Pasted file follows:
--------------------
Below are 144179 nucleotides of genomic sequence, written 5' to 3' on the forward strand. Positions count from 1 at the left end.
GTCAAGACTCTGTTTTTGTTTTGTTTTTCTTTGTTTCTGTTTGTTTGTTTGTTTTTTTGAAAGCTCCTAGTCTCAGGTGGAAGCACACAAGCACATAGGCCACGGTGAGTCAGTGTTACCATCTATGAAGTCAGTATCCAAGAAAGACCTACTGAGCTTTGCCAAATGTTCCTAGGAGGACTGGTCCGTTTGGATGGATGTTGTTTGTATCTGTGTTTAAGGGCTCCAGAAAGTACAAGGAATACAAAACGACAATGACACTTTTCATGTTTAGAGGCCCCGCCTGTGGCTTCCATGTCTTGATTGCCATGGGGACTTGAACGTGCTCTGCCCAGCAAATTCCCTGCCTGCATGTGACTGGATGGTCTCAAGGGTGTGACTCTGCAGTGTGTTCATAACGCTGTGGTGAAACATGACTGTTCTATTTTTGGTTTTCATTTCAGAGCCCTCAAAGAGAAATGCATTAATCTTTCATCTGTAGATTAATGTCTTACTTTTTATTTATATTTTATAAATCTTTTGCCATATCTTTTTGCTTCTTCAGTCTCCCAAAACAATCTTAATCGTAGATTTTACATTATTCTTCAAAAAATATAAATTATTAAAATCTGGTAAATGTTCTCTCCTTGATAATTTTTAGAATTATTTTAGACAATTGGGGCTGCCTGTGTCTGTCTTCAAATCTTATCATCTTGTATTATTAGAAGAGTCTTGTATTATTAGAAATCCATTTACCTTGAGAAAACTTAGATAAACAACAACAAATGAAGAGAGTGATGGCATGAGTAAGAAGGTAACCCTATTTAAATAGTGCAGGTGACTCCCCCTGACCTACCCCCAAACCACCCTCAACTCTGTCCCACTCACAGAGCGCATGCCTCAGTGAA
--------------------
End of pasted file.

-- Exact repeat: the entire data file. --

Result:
Below are 144179 nucleotides of genomic sequence, written 5' to 3' on the forward strand. Positions count from 1 at the left end.
GTCAAGACTCTGTTTTTGTTTTGTTTTTCTTTGTTTCTGTTTGTTTGTTTGTTTTTTTGAAAGCTCCTAGTCTCAGGTGGAAGCACACAAGCACATAGGCCACGGTGAGTCAGTGTTACCATCTATGAAGTCAGTATCCAAGAAAGACCTACTGAGCTTTGCCAAATGTTCCTAGGAGGACTGGTCCGTTTGGATGGATGTTGTTTGTATCTGTGTTTAAGGGCTCCAGAAAGTACAAGGAATACAAAACGACAATGACACTTTTCATGTTTAGAGGCCCCGCCTGTGGCTTCCATGTCTTGATTGCCATGGGGACTTGAACGTGCTCTGCCCAGCAAATTCCCTGCCTGCATGTGACTGGATGGTCTCAAGGGTGTGACTCTGCAGTGTGTTCATAACGCTGTGGTGAAACATGACTGTTCTATTTTTGGTTTTCATTTCAGAGCCCTCAAAGAGAAATGCATTAATCTTTCATCTGTAGATTAATGTCTTACTTTTTATTTATATTTTATAAATCTTTTGCCATATCTTTTTGCTTCTTCAGTCTCCCAAAACAATCTTAATCGTAGATTTTACATTATTCTTCAAAAAATATAAATTATTAAAATCTGGTAAATGTTCTCTCCTTGATAATTTTTAGAATTATTTTAGACAATTGGGGCTGCCTGTGTCTGTCTTCAAATCTTATCATCTTGTATTATTAGAAGAGTCTTGTATTATTAGAAATCCATTTACCTTGAGAAAACTTAGATAAACAACAACAAATGAAGAGAGTGATGGCATGAGTAAGAAGGTAACCCTATTTAAATAGTGCAGGTGACTCCCCCTGACCTACCCCCAAACCACCCTCAACTCTGTCCCACTCACAGAGCGCATGCCTCAGTGAA